The Rodian blabbered some more in her (his?) native tongue with Staphon’s name being lobbed into the cacophony.  The Rodian turned her (his?) back to them so they could not hear the response.  I found that somewhat amusing since we had no idea what in the hell they were saying anyway.  She (he?) spun around seconds later and said, “You wait here.  Someone get you.”

“Thank you very much,” Staphon said.

At least he didn’t call her “young Rodian.

Staphon turned to me after the encounter and shrugged his shoulders, “That was easier than I thought it would be.”

“Yeah, I agree.  Perhaps we should be on guard,” I suggested.

The other shook his head.  “Nah, Avaro won’t want to cause a scene.  It’s bad for business,” Staphon reasoned dismissively.

I considered that, and it made sense.  I rarely see a side of Staphon that makes sense.  On the other hand I had never really worked with him like this before.  Staphon would always give me tips and teach me about the way the galaxy worked, but we had never really worked a bounty together.  We had made many smuggling trips together, but nothing of consequence had ever happened on them.

“You’re probably right, but it won’t hurt to be ready for anything either.” I opined.

Staphon shrugged.  “Whatever you say, young man.”

I rolled my eyes.  I then turned my attention to the casino at large, and tried to keep a surreptitious eye out for anything out of the ordinary.  Of course, having never been inside a casino, or Rodia for that matter, I had no idea what “out of the ordinary” might constitute.  As I looked about the casino, I noticed it wasn’t too large of a building.  It looked even more derelict inside than outside.  Then I finally noticed the smell.  It was. . .unpleasant, to say the least.  The casino was mostly filled with sabacc and other assorted card games, however there were some Dejarik tables and some other games I didn’t recognize in a small corner of the casino.  There was also a small area where you could bet on podracing and swoop races.  I may have been mistaken, but I swore I also saw an area where bets on how long it would take the Empire to quash the Rebellion could be placed.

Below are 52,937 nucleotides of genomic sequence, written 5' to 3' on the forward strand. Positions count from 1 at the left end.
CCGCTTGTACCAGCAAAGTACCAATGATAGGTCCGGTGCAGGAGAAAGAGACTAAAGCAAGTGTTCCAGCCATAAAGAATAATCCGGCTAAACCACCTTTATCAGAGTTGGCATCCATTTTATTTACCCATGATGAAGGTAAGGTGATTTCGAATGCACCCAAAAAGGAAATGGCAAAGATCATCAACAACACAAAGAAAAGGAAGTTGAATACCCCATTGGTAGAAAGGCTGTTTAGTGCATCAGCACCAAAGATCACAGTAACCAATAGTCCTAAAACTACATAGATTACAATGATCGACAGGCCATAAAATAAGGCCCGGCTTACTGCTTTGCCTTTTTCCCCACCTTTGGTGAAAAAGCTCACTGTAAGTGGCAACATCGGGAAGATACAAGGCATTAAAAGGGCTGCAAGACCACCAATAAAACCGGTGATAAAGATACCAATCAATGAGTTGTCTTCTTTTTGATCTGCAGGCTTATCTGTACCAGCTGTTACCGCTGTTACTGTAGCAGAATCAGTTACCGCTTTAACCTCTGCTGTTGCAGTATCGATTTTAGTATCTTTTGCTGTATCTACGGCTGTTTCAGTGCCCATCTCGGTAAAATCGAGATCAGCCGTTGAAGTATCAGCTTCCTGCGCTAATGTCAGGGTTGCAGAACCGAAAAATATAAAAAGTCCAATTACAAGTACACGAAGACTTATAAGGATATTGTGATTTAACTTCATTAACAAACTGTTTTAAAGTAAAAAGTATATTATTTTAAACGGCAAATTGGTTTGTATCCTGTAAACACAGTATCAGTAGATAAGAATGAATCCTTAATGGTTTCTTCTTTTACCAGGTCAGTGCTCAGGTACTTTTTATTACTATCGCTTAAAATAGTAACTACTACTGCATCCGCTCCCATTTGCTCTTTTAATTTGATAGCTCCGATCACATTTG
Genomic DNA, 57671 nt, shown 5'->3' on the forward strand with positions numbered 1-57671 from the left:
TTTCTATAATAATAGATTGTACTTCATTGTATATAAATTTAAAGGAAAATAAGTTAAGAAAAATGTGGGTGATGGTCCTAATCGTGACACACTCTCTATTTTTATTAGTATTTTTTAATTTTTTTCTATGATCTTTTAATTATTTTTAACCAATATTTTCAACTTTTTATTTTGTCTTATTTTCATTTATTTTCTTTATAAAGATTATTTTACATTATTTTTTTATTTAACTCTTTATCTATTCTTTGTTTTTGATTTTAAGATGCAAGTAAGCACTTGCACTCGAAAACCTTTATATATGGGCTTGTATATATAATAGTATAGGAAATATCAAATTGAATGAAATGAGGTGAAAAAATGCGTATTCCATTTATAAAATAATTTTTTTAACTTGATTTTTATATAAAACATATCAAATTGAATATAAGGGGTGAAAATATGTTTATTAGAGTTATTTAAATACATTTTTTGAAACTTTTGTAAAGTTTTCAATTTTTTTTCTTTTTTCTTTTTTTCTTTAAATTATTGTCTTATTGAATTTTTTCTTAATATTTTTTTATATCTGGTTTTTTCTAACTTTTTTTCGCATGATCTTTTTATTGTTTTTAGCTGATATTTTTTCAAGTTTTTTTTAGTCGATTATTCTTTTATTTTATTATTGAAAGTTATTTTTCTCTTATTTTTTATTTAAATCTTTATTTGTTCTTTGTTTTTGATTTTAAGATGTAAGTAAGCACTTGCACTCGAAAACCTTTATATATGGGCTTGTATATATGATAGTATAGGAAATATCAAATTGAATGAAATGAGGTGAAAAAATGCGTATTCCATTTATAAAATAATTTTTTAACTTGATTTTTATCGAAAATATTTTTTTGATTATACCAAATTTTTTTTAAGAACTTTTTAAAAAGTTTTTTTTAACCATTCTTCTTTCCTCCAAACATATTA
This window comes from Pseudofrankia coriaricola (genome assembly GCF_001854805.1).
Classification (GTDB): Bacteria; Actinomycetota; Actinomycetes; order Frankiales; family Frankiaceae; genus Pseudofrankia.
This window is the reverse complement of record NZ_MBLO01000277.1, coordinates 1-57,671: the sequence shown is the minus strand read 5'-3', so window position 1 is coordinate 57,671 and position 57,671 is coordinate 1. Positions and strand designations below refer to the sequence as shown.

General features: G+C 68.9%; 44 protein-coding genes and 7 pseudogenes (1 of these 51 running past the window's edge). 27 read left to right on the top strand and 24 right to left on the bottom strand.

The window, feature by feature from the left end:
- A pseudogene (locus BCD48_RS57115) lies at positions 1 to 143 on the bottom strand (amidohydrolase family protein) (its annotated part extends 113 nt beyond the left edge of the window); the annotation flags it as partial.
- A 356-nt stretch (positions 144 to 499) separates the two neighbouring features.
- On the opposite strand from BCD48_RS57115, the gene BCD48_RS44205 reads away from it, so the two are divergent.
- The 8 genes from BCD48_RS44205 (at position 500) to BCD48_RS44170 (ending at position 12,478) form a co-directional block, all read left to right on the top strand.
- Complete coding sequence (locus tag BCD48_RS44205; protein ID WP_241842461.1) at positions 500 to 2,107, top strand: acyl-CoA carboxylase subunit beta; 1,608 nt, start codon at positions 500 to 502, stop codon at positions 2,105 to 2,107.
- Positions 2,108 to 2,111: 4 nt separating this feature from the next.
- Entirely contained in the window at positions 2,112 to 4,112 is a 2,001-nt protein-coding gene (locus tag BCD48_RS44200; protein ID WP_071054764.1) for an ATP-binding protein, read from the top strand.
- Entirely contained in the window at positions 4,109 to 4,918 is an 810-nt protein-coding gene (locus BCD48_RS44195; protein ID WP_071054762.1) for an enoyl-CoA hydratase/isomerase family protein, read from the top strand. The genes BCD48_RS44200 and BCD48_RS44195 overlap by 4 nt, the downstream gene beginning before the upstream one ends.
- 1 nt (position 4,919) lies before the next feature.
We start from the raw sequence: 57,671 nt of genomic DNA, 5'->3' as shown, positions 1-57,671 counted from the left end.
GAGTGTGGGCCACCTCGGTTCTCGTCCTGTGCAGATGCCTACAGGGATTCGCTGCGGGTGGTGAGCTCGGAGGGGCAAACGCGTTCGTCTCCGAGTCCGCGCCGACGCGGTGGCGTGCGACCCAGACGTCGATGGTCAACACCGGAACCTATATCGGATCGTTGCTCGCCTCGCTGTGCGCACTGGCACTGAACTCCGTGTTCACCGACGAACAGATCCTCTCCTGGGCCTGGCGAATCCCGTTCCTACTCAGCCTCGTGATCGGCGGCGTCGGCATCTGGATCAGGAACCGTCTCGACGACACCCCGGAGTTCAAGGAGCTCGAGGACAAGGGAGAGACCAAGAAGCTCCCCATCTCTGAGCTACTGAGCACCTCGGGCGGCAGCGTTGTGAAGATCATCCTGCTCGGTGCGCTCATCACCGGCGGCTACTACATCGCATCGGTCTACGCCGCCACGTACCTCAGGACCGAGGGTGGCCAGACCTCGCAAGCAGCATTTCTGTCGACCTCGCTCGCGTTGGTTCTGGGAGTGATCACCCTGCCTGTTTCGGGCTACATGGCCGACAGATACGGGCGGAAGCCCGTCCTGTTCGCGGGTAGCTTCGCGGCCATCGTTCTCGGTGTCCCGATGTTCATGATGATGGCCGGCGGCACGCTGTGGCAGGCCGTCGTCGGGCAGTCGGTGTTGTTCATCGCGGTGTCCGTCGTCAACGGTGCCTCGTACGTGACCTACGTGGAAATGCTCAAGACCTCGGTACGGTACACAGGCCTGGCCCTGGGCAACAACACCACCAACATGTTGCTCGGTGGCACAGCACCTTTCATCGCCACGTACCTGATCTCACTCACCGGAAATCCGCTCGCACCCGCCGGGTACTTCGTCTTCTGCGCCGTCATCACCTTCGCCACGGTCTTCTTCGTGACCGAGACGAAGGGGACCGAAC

It was then that my gaze was drawn to a trio of stern-looking Rodians approaching Staphon and I.  I nudged Staphon with my elbow and nodded toward the trio after I had gotten Staphon’s attention.

We turned to face the trio when they had finally arrived.  “You are Staphon D’yar?” the Rodian in the middle asked.  Apparently Rodians in general spoke basic deficiently, and I was finished trying to figure out the gender of Rodians.

Perhaps that’s something Avaro could have his patrons bet on, I mused.

“I am,” Staphon replied.

“You will follow us.” he commanded.  These Rodians all displayed an amazing lack of personality, I had noticed.  They were like cyborgs without the cool, robotic parts.

“Sure,” Staphon conceded.